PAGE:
Bangladesh’s parliamentary elections in December 2008 witnessed a landslidevictory for an alliance led by Sheikh Hasina’s Awami League following two years of a caretaker government backed by the military. The country’s beleaguered population faced the twin challenges of natural disasters and pervasive poverty. One of the key factors influencing trust in the government of Bangladesh is stability, which has been in short supply because of confrontational politics between the two largest parties and accompanying violence. This paper considers efforts to rebuild trust by examining the work of a social movement, Transparency International Bangladesh (TIB), at two levels: strengthening the pillars of the national integrity system (with a specific focus on parliament), and holding public bodies to account for corrupt practice in delivering key services. People’s experiences of services delivered through schools, hospitals and local government have resulted in a complete collapse in trust in public bodies. Thecommitment of the democratically elected government to tackle corruption at all levels will be a key determinant of whether trust and stability can emerge from the volatility of Bangladesh’s politics.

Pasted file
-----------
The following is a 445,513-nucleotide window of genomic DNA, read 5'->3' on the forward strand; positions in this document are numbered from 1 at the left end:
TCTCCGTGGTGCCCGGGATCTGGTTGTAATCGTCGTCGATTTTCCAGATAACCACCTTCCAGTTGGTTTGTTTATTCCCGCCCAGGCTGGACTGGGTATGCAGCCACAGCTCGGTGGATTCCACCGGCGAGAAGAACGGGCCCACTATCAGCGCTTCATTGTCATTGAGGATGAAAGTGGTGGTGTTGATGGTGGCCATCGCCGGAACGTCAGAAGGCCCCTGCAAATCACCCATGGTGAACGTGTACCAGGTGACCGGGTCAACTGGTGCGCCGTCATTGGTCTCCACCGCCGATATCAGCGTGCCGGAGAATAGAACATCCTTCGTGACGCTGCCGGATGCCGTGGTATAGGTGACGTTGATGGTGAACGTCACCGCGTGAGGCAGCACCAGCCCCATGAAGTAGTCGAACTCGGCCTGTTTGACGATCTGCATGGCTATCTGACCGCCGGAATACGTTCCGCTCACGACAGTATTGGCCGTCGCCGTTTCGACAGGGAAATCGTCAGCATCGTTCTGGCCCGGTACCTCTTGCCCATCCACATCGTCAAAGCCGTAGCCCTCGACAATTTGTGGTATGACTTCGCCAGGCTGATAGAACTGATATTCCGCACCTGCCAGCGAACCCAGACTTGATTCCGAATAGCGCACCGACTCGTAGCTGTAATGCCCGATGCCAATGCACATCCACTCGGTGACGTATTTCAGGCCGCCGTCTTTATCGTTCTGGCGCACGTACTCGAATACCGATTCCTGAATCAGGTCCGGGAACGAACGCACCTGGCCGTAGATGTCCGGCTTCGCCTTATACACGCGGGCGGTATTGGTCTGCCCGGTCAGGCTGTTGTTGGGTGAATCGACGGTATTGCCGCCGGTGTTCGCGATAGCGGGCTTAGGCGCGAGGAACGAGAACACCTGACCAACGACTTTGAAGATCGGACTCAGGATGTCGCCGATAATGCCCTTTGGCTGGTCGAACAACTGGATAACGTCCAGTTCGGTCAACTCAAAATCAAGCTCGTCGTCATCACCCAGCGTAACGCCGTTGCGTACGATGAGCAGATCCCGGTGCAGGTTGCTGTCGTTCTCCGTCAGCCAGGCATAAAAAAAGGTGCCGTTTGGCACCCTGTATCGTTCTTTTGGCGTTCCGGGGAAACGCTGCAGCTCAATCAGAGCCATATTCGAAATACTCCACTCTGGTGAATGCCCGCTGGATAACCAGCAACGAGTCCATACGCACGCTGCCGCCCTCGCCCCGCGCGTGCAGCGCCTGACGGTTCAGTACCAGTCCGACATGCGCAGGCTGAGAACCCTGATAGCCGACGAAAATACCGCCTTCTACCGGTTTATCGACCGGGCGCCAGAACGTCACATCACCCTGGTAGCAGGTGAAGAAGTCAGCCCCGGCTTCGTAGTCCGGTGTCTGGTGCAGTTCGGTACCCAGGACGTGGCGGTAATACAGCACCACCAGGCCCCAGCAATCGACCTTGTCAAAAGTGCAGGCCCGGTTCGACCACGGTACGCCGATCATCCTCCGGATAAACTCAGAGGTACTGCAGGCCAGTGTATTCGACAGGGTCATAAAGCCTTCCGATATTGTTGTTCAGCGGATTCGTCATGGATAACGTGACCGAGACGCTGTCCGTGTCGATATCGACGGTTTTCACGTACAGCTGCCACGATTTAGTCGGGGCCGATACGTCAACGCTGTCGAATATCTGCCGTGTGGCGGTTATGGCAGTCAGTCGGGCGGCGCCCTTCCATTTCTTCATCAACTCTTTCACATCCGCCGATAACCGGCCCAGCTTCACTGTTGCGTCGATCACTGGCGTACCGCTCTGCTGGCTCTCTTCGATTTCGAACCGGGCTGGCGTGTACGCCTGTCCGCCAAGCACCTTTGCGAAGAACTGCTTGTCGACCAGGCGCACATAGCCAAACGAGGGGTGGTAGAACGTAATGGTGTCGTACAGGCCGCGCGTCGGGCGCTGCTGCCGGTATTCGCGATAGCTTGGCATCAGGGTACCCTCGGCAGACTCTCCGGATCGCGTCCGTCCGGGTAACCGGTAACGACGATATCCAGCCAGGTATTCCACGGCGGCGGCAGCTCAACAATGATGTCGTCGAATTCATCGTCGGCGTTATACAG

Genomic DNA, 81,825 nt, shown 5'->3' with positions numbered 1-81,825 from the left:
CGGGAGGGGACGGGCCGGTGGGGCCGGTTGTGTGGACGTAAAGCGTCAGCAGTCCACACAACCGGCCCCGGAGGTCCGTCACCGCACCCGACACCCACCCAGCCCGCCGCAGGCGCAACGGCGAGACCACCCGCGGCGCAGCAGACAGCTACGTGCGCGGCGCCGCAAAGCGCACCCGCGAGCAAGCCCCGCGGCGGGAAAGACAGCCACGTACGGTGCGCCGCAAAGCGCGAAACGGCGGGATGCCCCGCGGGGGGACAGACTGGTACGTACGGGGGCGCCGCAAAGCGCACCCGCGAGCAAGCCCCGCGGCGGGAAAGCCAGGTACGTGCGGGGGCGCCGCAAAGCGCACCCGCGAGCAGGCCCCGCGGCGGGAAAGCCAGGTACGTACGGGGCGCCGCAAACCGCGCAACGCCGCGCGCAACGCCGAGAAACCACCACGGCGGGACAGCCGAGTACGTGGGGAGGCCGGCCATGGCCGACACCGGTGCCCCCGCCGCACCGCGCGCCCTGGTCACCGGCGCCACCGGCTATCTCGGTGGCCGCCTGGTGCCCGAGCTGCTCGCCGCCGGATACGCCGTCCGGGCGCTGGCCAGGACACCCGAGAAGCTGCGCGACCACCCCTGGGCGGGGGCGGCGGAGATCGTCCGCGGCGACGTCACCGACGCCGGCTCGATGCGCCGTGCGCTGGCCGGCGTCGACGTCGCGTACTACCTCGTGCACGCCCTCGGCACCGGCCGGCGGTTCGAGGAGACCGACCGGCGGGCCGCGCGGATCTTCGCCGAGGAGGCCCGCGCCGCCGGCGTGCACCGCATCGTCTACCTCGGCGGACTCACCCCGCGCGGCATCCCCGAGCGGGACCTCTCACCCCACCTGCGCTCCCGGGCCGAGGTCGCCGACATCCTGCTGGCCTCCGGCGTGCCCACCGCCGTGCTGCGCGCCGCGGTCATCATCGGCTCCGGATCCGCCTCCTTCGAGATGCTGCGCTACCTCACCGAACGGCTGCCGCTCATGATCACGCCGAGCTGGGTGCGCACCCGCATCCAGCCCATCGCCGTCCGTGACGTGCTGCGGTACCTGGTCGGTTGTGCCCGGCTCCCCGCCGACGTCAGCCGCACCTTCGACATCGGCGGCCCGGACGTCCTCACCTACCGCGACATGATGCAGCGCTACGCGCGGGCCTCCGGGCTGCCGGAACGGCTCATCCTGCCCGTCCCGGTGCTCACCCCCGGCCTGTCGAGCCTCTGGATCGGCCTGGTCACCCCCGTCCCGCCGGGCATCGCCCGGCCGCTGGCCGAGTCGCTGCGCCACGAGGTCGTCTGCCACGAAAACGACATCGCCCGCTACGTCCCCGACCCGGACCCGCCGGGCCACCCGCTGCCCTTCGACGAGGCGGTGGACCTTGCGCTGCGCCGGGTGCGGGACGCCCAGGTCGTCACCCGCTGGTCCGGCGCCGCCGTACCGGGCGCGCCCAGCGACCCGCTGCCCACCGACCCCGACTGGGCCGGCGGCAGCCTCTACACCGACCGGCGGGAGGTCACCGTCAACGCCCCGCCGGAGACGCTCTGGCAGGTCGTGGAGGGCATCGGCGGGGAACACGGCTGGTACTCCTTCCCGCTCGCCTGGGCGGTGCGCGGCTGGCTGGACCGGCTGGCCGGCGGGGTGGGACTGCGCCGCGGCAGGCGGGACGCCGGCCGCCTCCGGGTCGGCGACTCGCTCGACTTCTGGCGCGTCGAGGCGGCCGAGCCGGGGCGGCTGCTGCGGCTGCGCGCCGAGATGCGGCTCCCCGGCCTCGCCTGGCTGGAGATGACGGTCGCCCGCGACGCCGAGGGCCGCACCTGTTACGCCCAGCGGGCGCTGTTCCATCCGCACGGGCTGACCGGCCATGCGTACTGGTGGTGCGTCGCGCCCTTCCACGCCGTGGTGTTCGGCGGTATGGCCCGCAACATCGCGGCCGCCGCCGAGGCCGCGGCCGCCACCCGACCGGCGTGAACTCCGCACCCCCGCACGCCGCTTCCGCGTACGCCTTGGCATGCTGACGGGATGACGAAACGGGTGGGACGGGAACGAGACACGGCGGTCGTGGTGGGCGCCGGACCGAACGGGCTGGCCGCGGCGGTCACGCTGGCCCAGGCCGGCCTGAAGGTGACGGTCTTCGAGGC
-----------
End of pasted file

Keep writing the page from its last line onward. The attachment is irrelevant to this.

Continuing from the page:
|Publication status||Published - Aug 2009|
- Transparency International Bangladesh (TIB)
- National Integrity System